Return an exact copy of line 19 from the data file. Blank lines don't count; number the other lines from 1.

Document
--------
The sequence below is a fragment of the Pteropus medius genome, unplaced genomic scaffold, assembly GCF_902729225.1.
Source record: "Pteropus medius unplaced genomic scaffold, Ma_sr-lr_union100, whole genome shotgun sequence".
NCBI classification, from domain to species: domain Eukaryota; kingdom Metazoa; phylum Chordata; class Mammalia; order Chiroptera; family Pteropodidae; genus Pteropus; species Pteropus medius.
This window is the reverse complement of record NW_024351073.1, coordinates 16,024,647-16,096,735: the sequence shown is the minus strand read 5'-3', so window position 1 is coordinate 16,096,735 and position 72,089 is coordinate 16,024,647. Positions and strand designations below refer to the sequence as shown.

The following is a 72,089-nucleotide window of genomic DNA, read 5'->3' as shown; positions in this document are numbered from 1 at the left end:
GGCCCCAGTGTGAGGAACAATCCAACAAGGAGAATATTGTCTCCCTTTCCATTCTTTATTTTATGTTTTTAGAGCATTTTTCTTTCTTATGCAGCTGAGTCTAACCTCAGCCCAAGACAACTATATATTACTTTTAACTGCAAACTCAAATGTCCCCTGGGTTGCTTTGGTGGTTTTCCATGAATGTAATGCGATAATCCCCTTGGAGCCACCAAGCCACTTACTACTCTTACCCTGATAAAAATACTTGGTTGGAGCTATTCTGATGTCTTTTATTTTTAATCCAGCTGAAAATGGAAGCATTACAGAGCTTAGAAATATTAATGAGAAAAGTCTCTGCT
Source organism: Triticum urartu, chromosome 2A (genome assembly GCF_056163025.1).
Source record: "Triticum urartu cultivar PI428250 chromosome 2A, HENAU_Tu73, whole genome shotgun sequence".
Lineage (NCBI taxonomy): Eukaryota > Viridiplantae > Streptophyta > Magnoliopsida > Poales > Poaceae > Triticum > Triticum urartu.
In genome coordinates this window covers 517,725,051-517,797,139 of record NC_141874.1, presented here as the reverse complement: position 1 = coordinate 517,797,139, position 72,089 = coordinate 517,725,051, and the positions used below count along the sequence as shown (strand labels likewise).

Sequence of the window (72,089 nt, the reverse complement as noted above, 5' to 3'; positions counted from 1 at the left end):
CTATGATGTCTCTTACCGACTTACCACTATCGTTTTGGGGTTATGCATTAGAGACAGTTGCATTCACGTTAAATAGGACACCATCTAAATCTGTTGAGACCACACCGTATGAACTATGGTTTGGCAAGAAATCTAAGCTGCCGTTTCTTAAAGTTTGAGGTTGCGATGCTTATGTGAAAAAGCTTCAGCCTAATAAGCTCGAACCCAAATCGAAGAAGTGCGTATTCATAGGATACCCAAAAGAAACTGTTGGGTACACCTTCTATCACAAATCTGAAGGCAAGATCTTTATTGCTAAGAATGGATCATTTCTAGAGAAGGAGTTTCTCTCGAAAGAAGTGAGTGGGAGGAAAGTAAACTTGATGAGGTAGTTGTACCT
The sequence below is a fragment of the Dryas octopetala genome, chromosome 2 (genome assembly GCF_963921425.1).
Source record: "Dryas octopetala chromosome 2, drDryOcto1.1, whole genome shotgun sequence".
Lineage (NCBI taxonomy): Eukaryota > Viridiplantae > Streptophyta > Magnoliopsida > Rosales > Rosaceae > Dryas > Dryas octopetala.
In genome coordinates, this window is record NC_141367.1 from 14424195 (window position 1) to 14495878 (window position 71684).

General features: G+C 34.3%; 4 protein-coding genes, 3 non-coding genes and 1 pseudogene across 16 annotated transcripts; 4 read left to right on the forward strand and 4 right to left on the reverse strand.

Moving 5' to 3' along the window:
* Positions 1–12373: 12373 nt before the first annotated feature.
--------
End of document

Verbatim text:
* Positions 1–12373: 12373 nt before the first annotated feature.